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Scientists Develop Lightweight Polymer Panels for On-demand Color Changing Drones

Published on 2020-09-11. Author : SpecialChem

TAGS:  Electrical & Electronics   

defence-drones-polymer-panels In conjunction with the Department of Defense, University of South Australia material scientists have developed a range of lightweight panels that can change color on demand, allowing drones to match their appearance to the background colors of the sky.

Remaining Undetected Using Polymer Panels

Given the huge importance of remaining undetected during ISR operations, the static color of drones can be a significant problem, but now, thanks to the newly developed polymer panels, the solution is at hand.

The polymers are what are known as electrochromic materials, meaning they change color in response to an electric field, and the exact colors can be tuned to specific voltages.

The newly developed panels have switching speeds in the range of seconds and offer color memory, which means they retain their switched color without a continuously applied voltage. They also operate in the range from -1.5 to +1.5 volts with the use of an AA battery to activate the change.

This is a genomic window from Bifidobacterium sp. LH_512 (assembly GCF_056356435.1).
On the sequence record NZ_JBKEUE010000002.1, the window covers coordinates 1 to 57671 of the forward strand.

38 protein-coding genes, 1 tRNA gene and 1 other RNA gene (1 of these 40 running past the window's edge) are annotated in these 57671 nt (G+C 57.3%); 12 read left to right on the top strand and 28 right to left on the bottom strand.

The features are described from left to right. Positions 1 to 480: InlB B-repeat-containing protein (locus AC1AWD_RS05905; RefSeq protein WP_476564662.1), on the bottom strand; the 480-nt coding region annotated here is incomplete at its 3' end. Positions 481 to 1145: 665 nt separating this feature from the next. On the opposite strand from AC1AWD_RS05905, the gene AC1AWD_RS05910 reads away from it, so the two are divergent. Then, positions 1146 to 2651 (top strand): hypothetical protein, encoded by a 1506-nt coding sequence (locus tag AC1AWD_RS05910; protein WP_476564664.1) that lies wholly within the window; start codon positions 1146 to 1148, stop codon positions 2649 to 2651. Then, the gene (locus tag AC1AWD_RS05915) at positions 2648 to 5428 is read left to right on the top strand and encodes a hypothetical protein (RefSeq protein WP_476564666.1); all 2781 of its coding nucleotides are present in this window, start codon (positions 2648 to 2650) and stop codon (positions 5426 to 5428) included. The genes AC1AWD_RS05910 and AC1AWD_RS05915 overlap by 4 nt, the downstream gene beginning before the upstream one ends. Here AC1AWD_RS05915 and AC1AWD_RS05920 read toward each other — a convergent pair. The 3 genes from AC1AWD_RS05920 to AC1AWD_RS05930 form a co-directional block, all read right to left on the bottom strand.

“Similar technology has been used in luxury cars, for diming mirrors, and on the windows of the Boeing 787 Dreamliner,” Dr Kamil Zuber says. “But those applications are slow, require high power consumption to switch, and the electric flow must be maintained to sustain the change state.”

Light-weight Panels for All Sizes of Drones

In addition to their chameleon-like characteristics, the panels are inexpensive, lightweight and durable, and can be either rigid or flexible, making them ideal for use on drones of all sizes and specifications.

“We have built a small-scale frame of a UAV and put our panels on it. We have demonstrated it against all sorts of different sky states and completed a range of validation testing showing how these materials can respond in actual use,” Dr Zuber says.

“We have five or six different materials, and each of the materials can produce two to three distinct different colors.”

Adding Automation and Self-awareness in the System

The technology is currently being refined to integrate self-awareness and autonomous adjustment into the system, so drones will be able to automatically change color in response to changes in the surrounding environment.

At this stage, researchers are working mainly on the panels and the hardware, but during the latest stage of the project they have developed prototype electronics for the controller, which is something that could test the state of the sky and then automatically adjust the voltage to the panel to tune it to the right color.

So, if the UAV passed in front of a cloud, it would turn pale, then when it moved back into blue sky, it would turn back to blue.

Source: University of South Australia
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